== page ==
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Make Back-to-School Lunches Tasty and Sustainable

Aug 31, 2020 ● By Tiffany Hinton

Photo Credit: Kristy Haare at LifenReflection

Many local grocery stores have posted signs directing us not to bring our own bags—no more using cloth, reusable market bags due to COVID-19 precautions. This is similar to the concept and rules of many of the Chicago area schools and daycares that will be opening this fall for bringing lunch to school. Many of the children in our area will be eating in their classroom and are not allowed to bring home any packaging from lunch. For families with food allergies, while we are still able to bring safe food, our reusable container options have changed.

Food allergies are a growing food safety and public health concern that affect an estimated 8 percent of children in the U.S. according to the CDC. That’s one in 13 children, or about two students per classroom. A large concern with the new school lunch policy is all the waste created by using disposable packages each day. The average American family already uses 500 resealable bags every year. Current consumption of single-use plastic baggies contributes to the existing 26.8 million tons of plastic deposited each year in landfills. They take up to 500 years to decompose and are not compostable.

Erlene Howard, from the Chicago area nonprofit Collective Resource Compost, offers recycling and composting options for many local schools. They provide compostable collection bins and are able to help reduce the waste impact on our environment by collecting waxed paper, parchment, string, newspaper and even organic food waste like banana peels. Using a few ideas from Howard, there are ways to make lunches this year fun and more sustainable for the Earth. Here are three tips for using more sustainable lunch packaging:

  1. Use a brown paper bag each day to take your lunch. This gives mom the ability to write an inspiring message or affirmation each day. Or give them a riddle to share with friends and write the answer on the bottom of the paper bag.
  2. Use the parchment paper lunch bags for more than a sandwich. Pack chips or other dry items like granola. Use recyclable, decorative tape to close them by folding over and securing. These can easily be added to the compost or paper recycling bin at school.
  3. For liquid items, yogurt, soups and other items, use a glass jar left over from jam, pickles or other condiments. These jars can easily go in the recycle bin at school, helping to reduce landfill waste.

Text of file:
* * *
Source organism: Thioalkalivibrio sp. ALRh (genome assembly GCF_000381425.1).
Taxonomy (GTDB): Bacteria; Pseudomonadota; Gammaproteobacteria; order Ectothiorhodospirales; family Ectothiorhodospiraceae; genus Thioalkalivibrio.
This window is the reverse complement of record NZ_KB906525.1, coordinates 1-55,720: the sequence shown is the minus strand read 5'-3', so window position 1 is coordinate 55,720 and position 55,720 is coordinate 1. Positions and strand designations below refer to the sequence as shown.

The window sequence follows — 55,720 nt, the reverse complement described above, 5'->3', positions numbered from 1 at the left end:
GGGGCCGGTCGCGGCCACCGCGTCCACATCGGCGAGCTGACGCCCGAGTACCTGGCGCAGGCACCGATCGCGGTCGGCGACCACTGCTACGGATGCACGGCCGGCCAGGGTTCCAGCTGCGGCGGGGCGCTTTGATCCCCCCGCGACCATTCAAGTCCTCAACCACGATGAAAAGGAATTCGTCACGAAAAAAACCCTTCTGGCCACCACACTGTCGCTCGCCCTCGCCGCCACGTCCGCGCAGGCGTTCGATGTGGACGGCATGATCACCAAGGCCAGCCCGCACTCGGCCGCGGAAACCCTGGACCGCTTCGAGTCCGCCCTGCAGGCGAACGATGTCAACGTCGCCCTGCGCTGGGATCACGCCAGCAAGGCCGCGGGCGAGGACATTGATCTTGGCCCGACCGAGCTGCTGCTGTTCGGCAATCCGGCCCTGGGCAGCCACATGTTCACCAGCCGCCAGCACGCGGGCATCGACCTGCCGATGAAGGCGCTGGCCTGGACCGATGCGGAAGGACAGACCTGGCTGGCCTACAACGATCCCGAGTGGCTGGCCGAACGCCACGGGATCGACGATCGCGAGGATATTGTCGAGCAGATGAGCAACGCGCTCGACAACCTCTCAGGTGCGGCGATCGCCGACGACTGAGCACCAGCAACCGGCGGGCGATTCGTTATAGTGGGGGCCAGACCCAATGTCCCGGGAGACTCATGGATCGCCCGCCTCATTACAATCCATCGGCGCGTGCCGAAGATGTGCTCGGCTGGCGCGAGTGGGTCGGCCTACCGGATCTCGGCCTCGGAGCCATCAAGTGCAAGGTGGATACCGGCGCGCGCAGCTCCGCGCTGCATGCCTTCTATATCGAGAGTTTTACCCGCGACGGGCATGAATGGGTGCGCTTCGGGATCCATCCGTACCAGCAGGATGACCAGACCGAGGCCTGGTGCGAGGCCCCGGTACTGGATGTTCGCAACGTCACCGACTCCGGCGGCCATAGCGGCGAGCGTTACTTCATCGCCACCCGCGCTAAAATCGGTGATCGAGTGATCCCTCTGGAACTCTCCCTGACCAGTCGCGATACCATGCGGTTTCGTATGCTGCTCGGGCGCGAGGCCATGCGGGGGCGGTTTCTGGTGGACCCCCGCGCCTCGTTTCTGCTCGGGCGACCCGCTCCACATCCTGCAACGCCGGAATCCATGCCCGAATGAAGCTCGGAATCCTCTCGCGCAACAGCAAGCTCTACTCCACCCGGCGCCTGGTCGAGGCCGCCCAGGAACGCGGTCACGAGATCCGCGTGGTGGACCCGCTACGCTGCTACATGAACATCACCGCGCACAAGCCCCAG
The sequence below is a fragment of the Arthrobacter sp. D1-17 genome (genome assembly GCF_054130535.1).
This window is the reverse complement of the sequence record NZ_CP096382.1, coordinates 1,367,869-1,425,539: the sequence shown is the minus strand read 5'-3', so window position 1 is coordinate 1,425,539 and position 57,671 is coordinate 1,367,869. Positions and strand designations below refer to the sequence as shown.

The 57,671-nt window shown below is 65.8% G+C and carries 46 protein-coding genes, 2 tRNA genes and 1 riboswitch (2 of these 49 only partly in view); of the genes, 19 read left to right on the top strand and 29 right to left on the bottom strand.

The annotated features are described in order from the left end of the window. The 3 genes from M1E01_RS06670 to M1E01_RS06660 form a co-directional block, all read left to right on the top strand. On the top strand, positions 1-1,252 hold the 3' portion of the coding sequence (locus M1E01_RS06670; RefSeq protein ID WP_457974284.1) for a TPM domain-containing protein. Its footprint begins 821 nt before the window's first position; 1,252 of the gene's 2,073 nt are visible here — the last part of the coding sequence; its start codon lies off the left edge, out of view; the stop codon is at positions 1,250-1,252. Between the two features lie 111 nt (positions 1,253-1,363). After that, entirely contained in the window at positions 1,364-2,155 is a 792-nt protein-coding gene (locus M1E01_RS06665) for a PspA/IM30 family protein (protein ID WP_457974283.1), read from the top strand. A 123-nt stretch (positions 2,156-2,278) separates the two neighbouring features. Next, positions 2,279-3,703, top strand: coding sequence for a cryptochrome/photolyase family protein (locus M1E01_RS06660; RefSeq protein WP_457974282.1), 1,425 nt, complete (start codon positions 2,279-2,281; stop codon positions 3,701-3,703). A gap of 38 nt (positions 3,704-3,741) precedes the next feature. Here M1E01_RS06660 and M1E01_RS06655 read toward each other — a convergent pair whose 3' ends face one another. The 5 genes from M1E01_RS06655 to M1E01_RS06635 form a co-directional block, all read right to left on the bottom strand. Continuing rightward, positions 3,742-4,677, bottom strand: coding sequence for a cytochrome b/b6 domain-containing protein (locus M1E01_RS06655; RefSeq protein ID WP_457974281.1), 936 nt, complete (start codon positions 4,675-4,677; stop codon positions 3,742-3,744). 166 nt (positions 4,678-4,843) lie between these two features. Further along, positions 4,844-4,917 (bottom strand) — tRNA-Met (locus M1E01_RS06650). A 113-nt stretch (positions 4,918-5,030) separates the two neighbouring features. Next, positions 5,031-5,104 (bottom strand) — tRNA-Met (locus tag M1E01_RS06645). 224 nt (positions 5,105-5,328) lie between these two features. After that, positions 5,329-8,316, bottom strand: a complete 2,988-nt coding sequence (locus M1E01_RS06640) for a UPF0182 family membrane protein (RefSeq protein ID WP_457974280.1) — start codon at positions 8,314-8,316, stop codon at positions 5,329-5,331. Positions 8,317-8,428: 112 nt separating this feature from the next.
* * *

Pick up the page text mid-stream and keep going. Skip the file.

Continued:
Here are two of GF Mom Certified’s favorite recipes for school lunches.

Mixed Berry Mix Salad

Yields: 5 servings

1 pkg strawberries, rinsed and halved

1 pkg raspberries, rinsed

1 pkg blackberries, rinsed

1 pkg blueberries, rinsed

Mix all the berries together in a large bowl and store covered in the fridge. Store in a glass container for longer freshness.

(Single Serving)

1 cup berries mix salad

1 tsp ground flax



Yields: 12 servings

2 cups quick oats

¾ cup chia or flax seeds

¾ cup sunflower seeds

½ cup almond slivers

½ cup toasted quinoa hot cereal

1 Tbsp ginger, peeled and minced

1 cup dried cranberries

⅓ cup sugar

⅓ cup maple syrup

½ cup agave nectar or honey

¼ cup vegan butter

1 tsp ground cinnamon

½ tsp ground cardamom

¼ tsp ground cloves

½ tsp Himalayan salt

2 tsp vanilla extract

Preheat oven to 400º F. 

On a baking sheet with raised sides, stir together the oats, flax or chia seeds, sunflower seeds, almonds and quinoa cereal. Bake for 8 to 10 minutes, stirring often, until toasted.

Remove from the oven, transfer to a large bowl and stir in the ginger and cranberries. Line a 11 x 13-inch baking dish with parchment paper and spray with non-stick spray. In a saucepan over medium heat, bring the coconut sugar, maple syrup, and agave/honey, vegan butter, cinnamon, cardamom, cloves and salt to a simmer, stirring constantly.

Remove from heat and stir in the vanilla. Pour this mixture over the nut mixture and stir so everything is coated. Transfer to prepared baking dish and use a rubber spatula to spread out the mixture and press it into the pan.

Place a sheet of wax or parchment paper on top and press down hard to compact the mixture into the pan. Let this cool in the pan for 2 to 3 hours, then turn out onto a cutting board and use a large knife to cut into bars.

Preheat oven to 300º F and place the cut bars on a baking sheet lined with parchment paper. Bake for 20 minutes, or until the edges start to brown. Let cool completely, then store in an airtight container.

Recipes courtesy of Tiffany Hinton, GF Mom Certified. Connect on social media @GFMomCertified.